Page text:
I draw to understand the world. Drawing takes me on an exquisite pursuit of meaning, examining and recording minute details that reveal form and history. My process takes time: I have to slow down and consider the acts of looking, remembering and perceiving. My technique also takes time: I layer a myriad of marks with pencil and charcoal on paper, partially erase and rework them. I attend the minuscule but work on a large surface to offer the viewer the features I find – magnified or emphasized. Such enormity of scale combined with the intricate, takes drawing into a new dimension for me and amplifies its meaning.
I work in series. The latest “Once upon a time” comprises five drawings of trees, each 96 inches high and from 80 to 177 inches wide. The images are from photographs I took, one from each continent: Australia, Europe, North America, Asia and Africa. I chose the trees randomly, simply wanting to give testimony to their remarkable and unremarkable existence.
Trees are vital to our very survival. They contribute to the basic elements of life, replenishing the atmosphere, providing food, shelter and healing. Global deforestation is endangering their continued existence. I am drawing trees because it is urgent that we consider their significance in our world, and understand that our histories are intertwined.
The history of a tree is written on and within its own body. This slow, meticulous recording process is emulated by my deliberate technique: each drawing has taken nine to twelve months to produce. Each character of the tree has been shaped by another element—by the weather and by the availability or lack of water and nutrition--and by contact at various stages of its growth with objects, animals and humans. In becoming itself the tree in turn shapes the environment around it. In my drawings, the complicated interactions of the roots and limbs reflect the interdependence of matter, which is essential to the survival of our environment.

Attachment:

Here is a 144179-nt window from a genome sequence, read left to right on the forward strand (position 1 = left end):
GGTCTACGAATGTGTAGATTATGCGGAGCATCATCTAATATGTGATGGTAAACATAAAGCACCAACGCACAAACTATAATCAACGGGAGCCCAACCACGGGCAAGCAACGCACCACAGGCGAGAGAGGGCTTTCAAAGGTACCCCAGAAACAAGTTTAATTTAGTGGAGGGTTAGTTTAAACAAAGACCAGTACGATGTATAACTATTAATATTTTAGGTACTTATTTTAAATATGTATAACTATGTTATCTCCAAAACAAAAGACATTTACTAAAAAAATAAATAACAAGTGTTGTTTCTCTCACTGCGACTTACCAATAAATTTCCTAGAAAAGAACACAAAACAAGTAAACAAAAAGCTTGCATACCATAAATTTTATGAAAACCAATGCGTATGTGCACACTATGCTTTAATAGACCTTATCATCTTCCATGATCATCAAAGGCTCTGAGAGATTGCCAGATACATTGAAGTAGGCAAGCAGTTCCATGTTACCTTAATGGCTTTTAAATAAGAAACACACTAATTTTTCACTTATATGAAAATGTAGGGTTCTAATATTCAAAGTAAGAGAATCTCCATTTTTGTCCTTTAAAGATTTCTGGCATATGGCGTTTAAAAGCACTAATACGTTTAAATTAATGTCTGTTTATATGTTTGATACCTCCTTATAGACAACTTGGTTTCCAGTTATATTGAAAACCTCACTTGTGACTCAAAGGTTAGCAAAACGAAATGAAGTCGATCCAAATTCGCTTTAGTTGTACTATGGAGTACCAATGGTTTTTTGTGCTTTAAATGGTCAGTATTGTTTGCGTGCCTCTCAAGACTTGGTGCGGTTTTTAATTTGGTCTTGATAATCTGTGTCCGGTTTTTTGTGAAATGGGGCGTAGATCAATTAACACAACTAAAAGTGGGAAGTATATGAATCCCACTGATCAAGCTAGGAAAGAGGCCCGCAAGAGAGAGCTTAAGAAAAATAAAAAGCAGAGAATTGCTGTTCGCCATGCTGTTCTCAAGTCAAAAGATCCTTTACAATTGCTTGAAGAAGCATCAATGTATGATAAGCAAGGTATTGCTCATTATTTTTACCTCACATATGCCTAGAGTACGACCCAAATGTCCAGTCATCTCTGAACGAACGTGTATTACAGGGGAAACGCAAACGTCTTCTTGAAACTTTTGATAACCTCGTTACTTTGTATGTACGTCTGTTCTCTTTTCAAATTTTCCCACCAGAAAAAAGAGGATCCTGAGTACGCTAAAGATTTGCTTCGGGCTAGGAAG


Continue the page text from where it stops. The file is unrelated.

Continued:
Artist Bio / CV
2005 Once upon a time Richmond Art Gallery, Richmond
1999 Herd in Stone Art Gallery of Greater Victoria
1996 sea of tranquility Gallery Sansair, Vancouver
1994 but on reflection... Malaspina Printmakers Society, Vancouver
1993 1789 Monte Clark Gallery, Vancouver
1992 Stripped of Sense Or Gallery, Vancouver
1989 Raw Edges Firehall Theatre Gallery, Vancouver
2003/04/05 Faculty Exhibition Emily Carr Institute, Vancouver
2001 Artropolis CBC Studios, Vancouver
1997 Sunyata Vancouver East Cultural Centre
1996/97 A Critical Beauty Victoria, BC and Lethbridge, Alberta
1996 Work Or Gallery, Vancouver
1995 History:a re-evaluation Malaspina University, Nanaimo
1994 Untitled Monte Clark Gallery, Vancouver
REVIEWS AND INTERVIEWS
2006 Striking images of trees Amy O’Brian, Vancouver Sun, Jan 3
2006 Interview Philippe Bourbeau, Radio-Canada CBUF
2005 Exhibit’s meaning grows on trees Robin Laurence, Georgia Straight, Dec 15
1999 Interview Meribeth Burton, A-Channel Television
1999 Marble Art Adrian Chamberlain, Times Colonist, May 3 1999 Brilliant & Forgotten Robert Amos, Islander, May 9
1996 Beautiful Monsters Yvonne Owens, Border Crossings, Spring
1996 A Critical Beauty Susan Schuppli, Open Space, Feb.
1992 Collective Conscience Ann Rosenberg, Vancouver Sun, Oct.17
1992 Stripped of Sense Patrick Mahon, Or Gallery, October
1998-9 Bachelor of Education Secondary Art, University of British Columbia
1993-4 Independent Study L’Ecole des Beaux Arts, Paris, France
1990-2 Master of Fine Arts (First Class) University of British Columbia
1985-90 Bachelor of Fine Arts (First Class) University of British Columbia
1966-9 Bachelor of Physiotherapy St. Thomas’ Hospital, London, England
2005/1998 Canada Council C Grant for Visual Artists
2005/01/1997 BC Arts Council Project Assistance for Visual Artist
1999 Sam Black Prize Artistic achievement in Art Education, UBC.